“Ten Our Father’s and ten Hail Mary’s for your penance, my son. Avoid all occasions of sin. Ego te absolve…”
The discussion was over. I was beginning to wonder if priests really understood much about sin.
“Bless me, Father……”
Two weeks later on Saturday afternoon, I went to confession at St. Anselm’s. The lies and swearing items were a lot less this time. I could vaguely see through the grill that Father Augustino seemed to be pleased since he didn’t comment. Then I confessed to Judy Walker thoughts in such embarrassingly large numbers and detail that Monsignor began to cough.
After my ten Rosary penance…incidentally, this was a new record for one of my Confessions…was doled out solemnly by the Reverend with much emphasis on avoidance of that particular place on my paper route, I asked him a question.
“Father, is it a sin to accept a tip at weddings?”
“No, my son,” he whispered. “Weddings are joyous occasions and the happy couple is just showing their gratitude and joy.”
“But funerals aren’t joyous occasions, Father. Is it a sin to be happy when they give a tip after a funeral?”
There was one of Monsignor’s long pauses, then one of the sighs I had begun to recognize. “No, it is not sinful to accept a token of gratitude at funerals either. The bereaved are expressing their grief with a tangible gift. That is all. There is no grievous matter involved here.”
“What if you accept a gift from someone you had impure thoughts about during a funeral service?” I asked.
I could see Father Augustino looking at his watch. I assumed there was going to be a stern reminder of avoidance, but instead he said, “There are many waiting for Confession, my son. We will take this up later.”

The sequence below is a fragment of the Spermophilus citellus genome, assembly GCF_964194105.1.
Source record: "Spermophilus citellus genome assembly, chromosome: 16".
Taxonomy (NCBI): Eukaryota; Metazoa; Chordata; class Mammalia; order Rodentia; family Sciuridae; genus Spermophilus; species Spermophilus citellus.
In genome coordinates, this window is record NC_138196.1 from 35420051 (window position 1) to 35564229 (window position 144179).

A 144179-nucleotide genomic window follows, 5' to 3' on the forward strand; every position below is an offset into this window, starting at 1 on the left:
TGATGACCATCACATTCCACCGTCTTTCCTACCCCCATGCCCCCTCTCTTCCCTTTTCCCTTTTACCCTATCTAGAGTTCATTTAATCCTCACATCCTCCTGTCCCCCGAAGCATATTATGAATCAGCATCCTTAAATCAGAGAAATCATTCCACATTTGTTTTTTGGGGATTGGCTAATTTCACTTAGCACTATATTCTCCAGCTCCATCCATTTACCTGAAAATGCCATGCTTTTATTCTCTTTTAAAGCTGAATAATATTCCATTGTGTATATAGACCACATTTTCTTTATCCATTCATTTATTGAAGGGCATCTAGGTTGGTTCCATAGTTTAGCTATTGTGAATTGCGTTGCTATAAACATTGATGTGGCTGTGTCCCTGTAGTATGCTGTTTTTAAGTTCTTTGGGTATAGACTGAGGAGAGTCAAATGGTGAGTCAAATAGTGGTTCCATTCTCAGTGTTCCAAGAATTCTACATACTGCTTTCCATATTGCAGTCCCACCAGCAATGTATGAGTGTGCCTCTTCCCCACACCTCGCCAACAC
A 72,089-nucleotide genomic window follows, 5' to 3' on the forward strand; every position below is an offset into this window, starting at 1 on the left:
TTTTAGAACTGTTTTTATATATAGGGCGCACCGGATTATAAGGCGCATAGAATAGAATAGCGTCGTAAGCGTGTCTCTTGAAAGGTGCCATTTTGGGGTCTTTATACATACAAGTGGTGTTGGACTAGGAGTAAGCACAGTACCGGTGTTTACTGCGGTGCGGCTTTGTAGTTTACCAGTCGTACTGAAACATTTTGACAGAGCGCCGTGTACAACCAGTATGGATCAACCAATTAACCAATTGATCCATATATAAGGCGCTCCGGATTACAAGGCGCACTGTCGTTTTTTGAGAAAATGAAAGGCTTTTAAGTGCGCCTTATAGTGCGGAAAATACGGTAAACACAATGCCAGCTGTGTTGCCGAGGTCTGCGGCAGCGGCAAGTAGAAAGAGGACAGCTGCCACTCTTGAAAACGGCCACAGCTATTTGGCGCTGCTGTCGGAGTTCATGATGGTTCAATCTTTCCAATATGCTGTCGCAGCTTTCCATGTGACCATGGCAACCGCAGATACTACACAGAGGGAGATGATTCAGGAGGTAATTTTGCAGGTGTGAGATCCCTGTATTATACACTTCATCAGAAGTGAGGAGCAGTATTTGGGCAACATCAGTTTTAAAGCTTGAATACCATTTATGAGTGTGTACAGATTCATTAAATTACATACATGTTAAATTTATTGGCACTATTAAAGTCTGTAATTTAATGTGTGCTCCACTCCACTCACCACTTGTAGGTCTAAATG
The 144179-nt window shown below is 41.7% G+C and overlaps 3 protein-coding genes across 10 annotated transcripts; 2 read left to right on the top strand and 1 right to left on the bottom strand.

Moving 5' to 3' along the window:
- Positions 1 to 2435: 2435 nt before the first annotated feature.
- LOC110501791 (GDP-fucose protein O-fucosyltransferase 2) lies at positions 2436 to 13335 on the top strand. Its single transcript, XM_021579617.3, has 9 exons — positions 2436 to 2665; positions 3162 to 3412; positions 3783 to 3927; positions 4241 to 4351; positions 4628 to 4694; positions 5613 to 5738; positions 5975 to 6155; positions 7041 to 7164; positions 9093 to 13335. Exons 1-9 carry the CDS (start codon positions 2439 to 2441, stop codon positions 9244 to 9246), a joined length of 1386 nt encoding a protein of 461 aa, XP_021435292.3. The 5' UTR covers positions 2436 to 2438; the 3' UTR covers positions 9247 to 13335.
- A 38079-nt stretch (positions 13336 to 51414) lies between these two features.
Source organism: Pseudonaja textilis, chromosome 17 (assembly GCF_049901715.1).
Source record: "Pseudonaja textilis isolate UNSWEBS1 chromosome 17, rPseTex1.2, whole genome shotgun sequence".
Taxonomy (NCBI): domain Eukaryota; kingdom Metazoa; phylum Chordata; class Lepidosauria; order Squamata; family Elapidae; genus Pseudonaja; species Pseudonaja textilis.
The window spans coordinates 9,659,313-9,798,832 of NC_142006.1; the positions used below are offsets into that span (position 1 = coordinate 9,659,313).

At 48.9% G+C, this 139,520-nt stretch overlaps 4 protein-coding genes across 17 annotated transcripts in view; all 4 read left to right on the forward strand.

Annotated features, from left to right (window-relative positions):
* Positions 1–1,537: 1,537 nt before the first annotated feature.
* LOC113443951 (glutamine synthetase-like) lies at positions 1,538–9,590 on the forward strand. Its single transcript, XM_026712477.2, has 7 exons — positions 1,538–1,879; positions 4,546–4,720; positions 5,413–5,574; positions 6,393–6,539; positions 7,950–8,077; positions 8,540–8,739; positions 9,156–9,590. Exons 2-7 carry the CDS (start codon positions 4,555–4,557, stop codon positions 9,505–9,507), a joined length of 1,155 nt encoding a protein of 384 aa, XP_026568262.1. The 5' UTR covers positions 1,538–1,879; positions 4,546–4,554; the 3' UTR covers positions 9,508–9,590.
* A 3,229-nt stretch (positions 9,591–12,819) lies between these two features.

Ten Rosaries takes a long time. I knew the prayers in English of course, and in Latin because I was an altar boy, but I had also learned them in Portuguese just from hearing them so often. I practiced them and timed them. It turns out that Latin is the fastest. But even in Latin, ten Rosaries takes around an hour. I wasn’t going to bring up the Mass dilemma at all, but I still had one problem considering sins of the flesh. As I rattled off Hail Mary’s and Our Father’s with the precision and speed of a Latin Gatling gun, I planned my next Confessional discussion with Monsignor Augustino.
“Bless me, Father….”. It was several weeks later, just after serving Sunday High Mass, the Palestrina coral vocal “Amen” still ringing in my ears, that I went to Confession.
This had been a particularly sin free time for me except for several astounding nocturnal events involving my classmate, Judy. I had studiously averted my eyes from the Walker residence every morning while hand delivering the newspaper to their front porch. No occasion of sin for me was too small to avoid. Even Mr. Hammer’s female clientele were unembellished in my active imagination. I didn’t want to be encumbered by other issues. This time, I was determined to have the Monsignor unravel for me what I perceived as unfair gender equity when it came to concupiscence and mortal sins.